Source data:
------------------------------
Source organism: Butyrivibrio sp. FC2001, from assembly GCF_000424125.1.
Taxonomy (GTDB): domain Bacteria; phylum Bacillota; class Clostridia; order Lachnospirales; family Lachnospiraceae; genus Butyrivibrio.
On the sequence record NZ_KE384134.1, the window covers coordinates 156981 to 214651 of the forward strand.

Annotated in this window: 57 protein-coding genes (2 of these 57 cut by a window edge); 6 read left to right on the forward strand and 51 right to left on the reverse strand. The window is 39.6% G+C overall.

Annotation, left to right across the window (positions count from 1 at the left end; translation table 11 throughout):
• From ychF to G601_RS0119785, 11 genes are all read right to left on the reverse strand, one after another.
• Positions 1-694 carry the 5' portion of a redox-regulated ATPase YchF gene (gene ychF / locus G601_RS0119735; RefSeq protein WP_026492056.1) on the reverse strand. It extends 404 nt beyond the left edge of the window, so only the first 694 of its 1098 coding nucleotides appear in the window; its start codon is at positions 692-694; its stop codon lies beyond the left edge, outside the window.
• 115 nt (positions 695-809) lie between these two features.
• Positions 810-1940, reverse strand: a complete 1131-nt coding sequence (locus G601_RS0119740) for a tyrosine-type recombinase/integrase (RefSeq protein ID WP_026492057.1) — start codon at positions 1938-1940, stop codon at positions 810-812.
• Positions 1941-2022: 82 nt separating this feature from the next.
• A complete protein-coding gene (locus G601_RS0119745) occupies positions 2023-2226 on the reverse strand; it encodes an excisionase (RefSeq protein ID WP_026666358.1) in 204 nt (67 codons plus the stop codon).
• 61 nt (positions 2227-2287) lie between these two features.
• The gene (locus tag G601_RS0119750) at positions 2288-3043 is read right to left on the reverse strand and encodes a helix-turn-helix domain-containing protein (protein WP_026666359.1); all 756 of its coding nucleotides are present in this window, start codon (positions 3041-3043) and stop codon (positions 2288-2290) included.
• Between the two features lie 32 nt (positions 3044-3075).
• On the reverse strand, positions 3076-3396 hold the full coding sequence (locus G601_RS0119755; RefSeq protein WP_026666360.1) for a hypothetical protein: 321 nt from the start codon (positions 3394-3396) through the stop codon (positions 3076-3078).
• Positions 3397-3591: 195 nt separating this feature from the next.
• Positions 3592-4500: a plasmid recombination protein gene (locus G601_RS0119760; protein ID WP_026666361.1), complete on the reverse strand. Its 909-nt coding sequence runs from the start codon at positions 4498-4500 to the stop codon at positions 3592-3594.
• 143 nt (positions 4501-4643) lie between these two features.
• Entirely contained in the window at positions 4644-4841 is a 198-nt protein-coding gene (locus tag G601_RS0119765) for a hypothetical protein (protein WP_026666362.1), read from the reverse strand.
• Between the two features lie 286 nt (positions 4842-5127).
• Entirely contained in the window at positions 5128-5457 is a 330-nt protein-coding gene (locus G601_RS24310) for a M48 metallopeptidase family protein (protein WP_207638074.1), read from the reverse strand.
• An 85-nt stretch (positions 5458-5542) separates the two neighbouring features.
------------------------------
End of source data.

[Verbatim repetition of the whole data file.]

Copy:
Source organism: Butyrivibrio sp. FC2001, from assembly GCF_000424125.1.
Taxonomy (GTDB): domain Bacteria; phylum Bacillota; class Clostridia; order Lachnospirales; family Lachnospiraceae; genus Butyrivibrio.
On the sequence record NZ_KE384134.1, the window covers coordinates 156981 to 214651 of the forward strand.

Annotated in this window: 57 protein-coding genes (2 of these 57 cut by a window edge); 6 read left to right on the forward strand and 51 right to left on the reverse strand. The window is 39.6% G+C overall.

Annotation, left to right across the window (positions count from 1 at the left end; translation table 11 throughout):
• From ychF to G601_RS0119785, 11 genes are all read right to left on the reverse strand, one after another.
• Positions 1-694 carry the 5' portion of a redox-regulated ATPase YchF gene (gene ychF / locus G601_RS0119735; RefSeq protein WP_026492056.1) on the reverse strand. It extends 404 nt beyond the left edge of the window, so only the first 694 of its 1098 coding nucleotides appear in the window; its start codon is at positions 692-694; its stop codon lies beyond the left edge, outside the window.
• 115 nt (positions 695-809) lie between these two features.
• Positions 810-1940, reverse strand: a complete 1131-nt coding sequence (locus G601_RS0119740) for a tyrosine-type recombinase/integrase (RefSeq protein ID WP_026492057.1) — start codon at positions 1938-1940, stop codon at positions 810-812.
• Positions 1941-2022: 82 nt separating this feature from the next.
• A complete protein-coding gene (locus G601_RS0119745) occupies positions 2023-2226 on the reverse strand; it encodes an excisionase (RefSeq protein ID WP_026666358.1) in 204 nt (67 codons plus the stop codon).
• 61 nt (positions 2227-2287) lie between these two features.
• The gene (locus tag G601_RS0119750) at positions 2288-3043 is read right to left on the reverse strand and encodes a helix-turn-helix domain-containing protein (protein WP_026666359.1); all 756 of its coding nucleotides are present in this window, start codon (positions 3041-3043) and stop codon (positions 2288-2290) included.
• Between the two features lie 32 nt (positions 3044-3075).
• On the reverse strand, positions 3076-3396 hold the full coding sequence (locus G601_RS0119755; RefSeq protein WP_026666360.1) for a hypothetical protein: 321 nt from the start codon (positions 3394-3396) through the stop codon (positions 3076-3078).
• Positions 3397-3591: 195 nt separating this feature from the next.
• Positions 3592-4500: a plasmid recombination protein gene (locus G601_RS0119760; protein ID WP_026666361.1), complete on the reverse strand. Its 909-nt coding sequence runs from the start codon at positions 4498-4500 to the stop codon at positions 3592-3594.
• 143 nt (positions 4501-4643) lie between these two features.
• Entirely contained in the window at positions 4644-4841 is a 198-nt protein-coding gene (locus tag G601_RS0119765) for a hypothetical protein (protein WP_026666362.1), read from the reverse strand.
• Between the two features lie 286 nt (positions 4842-5127).
• Entirely contained in the window at positions 5128-5457 is a 330-nt protein-coding gene (locus G601_RS24310) for a M48 metallopeptidase family protein (protein WP_207638074.1), read from the reverse strand.
• An 85-nt stretch (positions 5458-5542) separates the two neighbouring features.